If he can form a government that holds the demons of Italian politics at bay long enough to drag his country through the coronavirus pandemic, then Mario Draghi will have earned his laurels. But in Rome, glory has always been fleeting.
“Then out spake brave Horatius,
The Captain of the Gate:
To every man upon this earth
Death cometh soon or late.
And how can man die better
Than facing fearful odds,
For the ashes of his fathers,
And the temples of his gods”
Horatius, celebrated here in the famous poem by Thomas Babington Macaulay, was a young officer in the Roman Republic army who defended the Pons Sublicius against the Etruscans in the late 6th century BC. By holding the narrow end of the bridge, he and his companions were able to hold off the Etruscan horde long enough for the bridge behind him to be destroyed, thus preventing the Etruscans from getting into the city.
Twenty-six centuries later, another Roman hero bravely steps forth, but this time he must struggle with disorderly Italian political armies who have already caused the collapse of one government, that of Giuseppe Conte
Unlike Horatius, who was a junior officer, Mario Draghi is a seasoned campaigner, credited with saving the euro during his time as president of the European Central Bank chief. Having managed to persuade frugal eurozone countries, notably Germany, that unorthodox measures were the only way to save the monetary union amid the sovereign debt crisis, his political skills are undoubted, as too of course are his economic ones.
But this is Italian politics and economics, which contain powerful and unstable forces that have felled countless clever and determined statesmen, both before the advent of the euro and after it, with alarming regularity. Italian politics is a cauldron, with constantly shifting alliances and many actors who are neither wise nor sincere, while some are not well-meaning at all.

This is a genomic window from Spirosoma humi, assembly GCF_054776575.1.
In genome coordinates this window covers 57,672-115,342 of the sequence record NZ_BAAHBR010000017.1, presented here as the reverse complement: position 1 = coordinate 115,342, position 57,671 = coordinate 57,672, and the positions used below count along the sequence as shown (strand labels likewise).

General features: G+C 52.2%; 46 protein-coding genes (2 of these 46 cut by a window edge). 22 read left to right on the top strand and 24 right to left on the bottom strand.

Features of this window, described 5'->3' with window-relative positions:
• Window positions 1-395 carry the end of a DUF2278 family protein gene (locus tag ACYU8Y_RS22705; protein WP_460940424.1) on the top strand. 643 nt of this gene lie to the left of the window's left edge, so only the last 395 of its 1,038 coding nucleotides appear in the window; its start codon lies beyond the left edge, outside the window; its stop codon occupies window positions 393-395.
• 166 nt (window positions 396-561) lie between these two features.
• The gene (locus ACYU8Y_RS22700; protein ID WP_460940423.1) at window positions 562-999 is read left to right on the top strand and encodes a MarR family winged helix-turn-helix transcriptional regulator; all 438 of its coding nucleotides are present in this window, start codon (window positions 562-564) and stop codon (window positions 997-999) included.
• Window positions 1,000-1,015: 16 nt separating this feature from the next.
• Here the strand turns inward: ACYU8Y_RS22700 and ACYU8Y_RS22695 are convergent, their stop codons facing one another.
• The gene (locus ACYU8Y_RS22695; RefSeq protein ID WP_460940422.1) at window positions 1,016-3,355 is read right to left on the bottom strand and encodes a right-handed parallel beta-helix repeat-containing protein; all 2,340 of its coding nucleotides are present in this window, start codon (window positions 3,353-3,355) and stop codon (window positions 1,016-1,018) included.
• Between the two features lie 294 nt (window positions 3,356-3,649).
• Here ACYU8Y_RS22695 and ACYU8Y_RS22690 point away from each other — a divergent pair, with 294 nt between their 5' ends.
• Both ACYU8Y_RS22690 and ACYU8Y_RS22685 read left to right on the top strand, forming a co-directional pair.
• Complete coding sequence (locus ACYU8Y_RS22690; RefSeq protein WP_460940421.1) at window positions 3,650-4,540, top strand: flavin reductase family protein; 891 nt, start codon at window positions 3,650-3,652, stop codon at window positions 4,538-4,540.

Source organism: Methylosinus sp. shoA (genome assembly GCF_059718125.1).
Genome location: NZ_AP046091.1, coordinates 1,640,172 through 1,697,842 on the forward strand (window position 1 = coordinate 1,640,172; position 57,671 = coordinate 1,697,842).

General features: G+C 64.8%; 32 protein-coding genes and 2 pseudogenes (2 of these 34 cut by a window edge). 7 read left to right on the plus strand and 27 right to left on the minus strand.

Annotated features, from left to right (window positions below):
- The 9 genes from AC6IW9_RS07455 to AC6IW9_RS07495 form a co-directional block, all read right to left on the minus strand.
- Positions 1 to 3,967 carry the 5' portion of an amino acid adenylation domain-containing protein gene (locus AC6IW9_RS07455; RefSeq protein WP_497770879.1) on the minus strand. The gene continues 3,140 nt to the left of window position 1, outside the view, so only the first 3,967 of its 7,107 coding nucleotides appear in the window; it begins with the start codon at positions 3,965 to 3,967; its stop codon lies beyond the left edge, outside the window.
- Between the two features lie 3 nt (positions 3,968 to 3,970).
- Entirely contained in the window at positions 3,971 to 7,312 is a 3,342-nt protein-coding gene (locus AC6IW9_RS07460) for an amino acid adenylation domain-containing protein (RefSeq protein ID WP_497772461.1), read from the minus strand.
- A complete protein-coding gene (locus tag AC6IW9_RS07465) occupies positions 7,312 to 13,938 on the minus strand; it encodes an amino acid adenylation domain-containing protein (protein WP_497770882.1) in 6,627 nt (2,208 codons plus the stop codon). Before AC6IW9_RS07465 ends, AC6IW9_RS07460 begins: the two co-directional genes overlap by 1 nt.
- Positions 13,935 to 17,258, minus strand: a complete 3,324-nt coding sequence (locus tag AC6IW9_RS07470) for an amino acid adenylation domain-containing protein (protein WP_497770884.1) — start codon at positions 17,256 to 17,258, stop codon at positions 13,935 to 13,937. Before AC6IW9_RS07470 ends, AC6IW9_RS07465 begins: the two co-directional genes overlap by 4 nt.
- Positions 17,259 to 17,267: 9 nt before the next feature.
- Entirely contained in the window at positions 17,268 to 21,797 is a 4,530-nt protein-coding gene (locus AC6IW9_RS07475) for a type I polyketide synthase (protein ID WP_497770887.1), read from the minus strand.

Draghi might prove a genius at the job. He might. But only a genius could get this lot to be more constructive for long.
The big question, then, is whether he can hold off the enemy — warring and destructive political forces — for long enough to come up with a new plan for the economy and ensure that the €200bn of rescue funds from the European Union will be put to optimal use and help the country recover from the terrible effects of the coronavirus.
Bond markets, which have enthusiastically welcomed Italian president Sergio Mattarella’s move to invite the former ECB chief to form a government, must hope that Draghi’s efforts are crowned with success like those of Horatius. He stopped the Etruscans at the bridge, forcing them into a siege, which was lifted with a peace treaty, leaving Rome in one piece.
But Rome was never at peace for long. The Etruscan wars lasted another 250 years. Draghi may hold the breach for a while, but the change that can really put Italy back on the front foot must come from the warring parties themselves.